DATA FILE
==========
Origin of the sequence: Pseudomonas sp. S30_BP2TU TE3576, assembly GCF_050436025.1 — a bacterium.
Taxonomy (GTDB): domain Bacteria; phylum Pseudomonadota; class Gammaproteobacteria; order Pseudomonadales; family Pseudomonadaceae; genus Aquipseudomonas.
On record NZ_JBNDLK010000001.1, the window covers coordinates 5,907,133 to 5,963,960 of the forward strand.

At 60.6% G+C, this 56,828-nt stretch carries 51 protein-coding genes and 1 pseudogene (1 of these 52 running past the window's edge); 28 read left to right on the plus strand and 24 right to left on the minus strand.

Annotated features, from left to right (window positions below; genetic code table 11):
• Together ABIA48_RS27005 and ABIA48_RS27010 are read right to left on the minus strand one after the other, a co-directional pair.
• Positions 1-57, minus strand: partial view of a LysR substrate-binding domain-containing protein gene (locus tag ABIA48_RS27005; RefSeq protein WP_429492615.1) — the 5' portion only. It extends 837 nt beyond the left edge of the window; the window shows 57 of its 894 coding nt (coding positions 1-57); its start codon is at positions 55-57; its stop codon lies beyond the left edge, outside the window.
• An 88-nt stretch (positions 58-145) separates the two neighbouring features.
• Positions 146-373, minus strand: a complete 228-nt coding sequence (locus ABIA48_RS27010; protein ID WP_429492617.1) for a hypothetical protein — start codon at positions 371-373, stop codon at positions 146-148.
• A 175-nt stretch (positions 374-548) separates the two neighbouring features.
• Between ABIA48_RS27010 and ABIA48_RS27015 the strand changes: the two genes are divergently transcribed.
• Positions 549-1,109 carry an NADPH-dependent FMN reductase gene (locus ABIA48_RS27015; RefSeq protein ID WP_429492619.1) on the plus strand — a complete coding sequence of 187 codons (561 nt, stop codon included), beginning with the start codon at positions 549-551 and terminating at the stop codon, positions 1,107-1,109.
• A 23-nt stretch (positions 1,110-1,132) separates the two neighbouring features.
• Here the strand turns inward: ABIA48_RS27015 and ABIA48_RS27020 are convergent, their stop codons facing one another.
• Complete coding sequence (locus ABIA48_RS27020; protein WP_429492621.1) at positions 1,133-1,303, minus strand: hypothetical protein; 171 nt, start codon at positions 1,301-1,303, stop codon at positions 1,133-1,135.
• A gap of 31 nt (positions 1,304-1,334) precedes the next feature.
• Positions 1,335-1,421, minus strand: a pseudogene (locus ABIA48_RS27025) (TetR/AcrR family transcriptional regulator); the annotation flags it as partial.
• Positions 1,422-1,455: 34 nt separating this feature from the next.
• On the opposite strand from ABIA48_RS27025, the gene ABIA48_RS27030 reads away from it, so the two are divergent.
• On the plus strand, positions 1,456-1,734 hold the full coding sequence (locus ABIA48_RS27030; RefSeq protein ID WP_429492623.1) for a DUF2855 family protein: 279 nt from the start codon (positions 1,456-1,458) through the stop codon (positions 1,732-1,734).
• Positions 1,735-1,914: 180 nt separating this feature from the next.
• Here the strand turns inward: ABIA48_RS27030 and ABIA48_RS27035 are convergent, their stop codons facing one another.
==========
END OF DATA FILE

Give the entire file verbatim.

Origin of the sequence: Pseudomonas sp. S30_BP2TU TE3576, assembly GCF_050436025.1 — a bacterium.
Taxonomy (GTDB): domain Bacteria; phylum Pseudomonadota; class Gammaproteobacteria; order Pseudomonadales; family Pseudomonadaceae; genus Aquipseudomonas.
On record NZ_JBNDLK010000001.1, the window covers coordinates 5,907,133 to 5,963,960 of the forward strand.

At 60.6% G+C, this 56,828-nt stretch carries 51 protein-coding genes and 1 pseudogene (1 of these 52 running past the window's edge); 28 read left to right on the plus strand and 24 right to left on the minus strand.

Annotated features, from left to right (window positions below; genetic code table 11):
• Together ABIA48_RS27005 and ABIA48_RS27010 are read right to left on the minus strand one after the other, a co-directional pair.
• Positions 1-57, minus strand: partial view of a LysR substrate-binding domain-containing protein gene (locus tag ABIA48_RS27005; RefSeq protein WP_429492615.1) — the 5' portion only. It extends 837 nt beyond the left edge of the window; the window shows 57 of its 894 coding nt (coding positions 1-57); its start codon is at positions 55-57; its stop codon lies beyond the left edge, outside the window.
• An 88-nt stretch (positions 58-145) separates the two neighbouring features.
• Positions 146-373, minus strand: a complete 228-nt coding sequence (locus ABIA48_RS27010; protein ID WP_429492617.1) for a hypothetical protein — start codon at positions 371-373, stop codon at positions 146-148.
• A 175-nt stretch (positions 374-548) separates the two neighbouring features.
• Between ABIA48_RS27010 and ABIA48_RS27015 the strand changes: the two genes are divergently transcribed.
• Positions 549-1,109 carry an NADPH-dependent FMN reductase gene (locus ABIA48_RS27015; RefSeq protein ID WP_429492619.1) on the plus strand — a complete coding sequence of 187 codons (561 nt, stop codon included), beginning with the start codon at positions 549-551 and terminating at the stop codon, positions 1,107-1,109.
• A 23-nt stretch (positions 1,110-1,132) separates the two neighbouring features.
• Here the strand turns inward: ABIA48_RS27015 and ABIA48_RS27020 are convergent, their stop codons facing one another.
• Complete coding sequence (locus ABIA48_RS27020; protein WP_429492621.1) at positions 1,133-1,303, minus strand: hypothetical protein; 171 nt, start codon at positions 1,301-1,303, stop codon at positions 1,133-1,135.
• A gap of 31 nt (positions 1,304-1,334) precedes the next feature.
• Positions 1,335-1,421, minus strand: a pseudogene (locus ABIA48_RS27025) (TetR/AcrR family transcriptional regulator); the annotation flags it as partial.
• Positions 1,422-1,455: 34 nt separating this feature from the next.
• On the opposite strand from ABIA48_RS27025, the gene ABIA48_RS27030 reads away from it, so the two are divergent.
• On the plus strand, positions 1,456-1,734 hold the full coding sequence (locus ABIA48_RS27030; RefSeq protein ID WP_429492623.1) for a DUF2855 family protein: 279 nt from the start codon (positions 1,456-1,458) through the stop codon (positions 1,732-1,734).
• Positions 1,735-1,914: 180 nt separating this feature from the next.
• Here the strand turns inward: ABIA48_RS27030 and ABIA48_RS27035 are convergent, their stop codons facing one another.